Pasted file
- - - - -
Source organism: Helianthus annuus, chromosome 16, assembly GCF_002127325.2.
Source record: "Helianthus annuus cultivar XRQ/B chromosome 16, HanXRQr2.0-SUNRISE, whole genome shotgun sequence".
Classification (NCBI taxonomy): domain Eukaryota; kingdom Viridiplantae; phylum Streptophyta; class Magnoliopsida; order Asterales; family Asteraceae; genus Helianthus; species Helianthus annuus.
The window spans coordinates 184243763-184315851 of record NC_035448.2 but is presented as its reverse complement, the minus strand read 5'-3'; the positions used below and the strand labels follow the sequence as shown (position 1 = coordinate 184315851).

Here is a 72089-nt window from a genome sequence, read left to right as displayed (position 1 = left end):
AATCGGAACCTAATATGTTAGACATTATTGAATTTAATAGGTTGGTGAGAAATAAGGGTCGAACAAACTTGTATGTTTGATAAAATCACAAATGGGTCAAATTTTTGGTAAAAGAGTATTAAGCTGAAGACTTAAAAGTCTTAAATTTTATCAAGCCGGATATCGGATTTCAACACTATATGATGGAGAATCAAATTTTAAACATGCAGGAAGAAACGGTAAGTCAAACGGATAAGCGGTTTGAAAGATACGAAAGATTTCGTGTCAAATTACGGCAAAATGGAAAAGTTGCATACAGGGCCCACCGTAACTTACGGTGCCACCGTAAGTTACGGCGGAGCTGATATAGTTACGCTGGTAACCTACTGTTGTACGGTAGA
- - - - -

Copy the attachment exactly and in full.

Source organism: Helianthus annuus, chromosome 16, assembly GCF_002127325.2.
Source record: "Helianthus annuus cultivar XRQ/B chromosome 16, HanXRQr2.0-SUNRISE, whole genome shotgun sequence".
Classification (NCBI taxonomy): domain Eukaryota; kingdom Viridiplantae; phylum Streptophyta; class Magnoliopsida; order Asterales; family Asteraceae; genus Helianthus; species Helianthus annuus.
The window spans coordinates 184243763-184315851 of record NC_035448.2 but is presented as its reverse complement, the minus strand read 5'-3'; the positions used below and the strand labels follow the sequence as shown (position 1 = coordinate 184315851).

Here is a 72089-nt window from a genome sequence, read left to right as displayed (position 1 = left end):
AATCGGAACCTAATATGTTAGACATTATTGAATTTAATAGGTTGGTGAGAAATAAGGGTCGAACAAACTTGTATGTTTGATAAAATCACAAATGGGTCAAATTTTTGGTAAAAGAGTATTAAGCTGAAGACTTAAAAGTCTTAAATTTTATCAAGCCGGATATCGGATTTCAACACTATATGATGGAGAATCAAATTTTAAACATGCAGGAAGAAACGGTAAGTCAAACGGATAAGCGGTTTGAAAGATACGAAAGATTTCGTGTCAAATTACGGCAAAATGGAAAAGTTGCATACAGGGCCCACCGTAACTTACGGTGCCACCGTAAGTTACGGCGGAGCTGATATAGTTACGCTGGTAACCTACTGTTGTACGGTAGA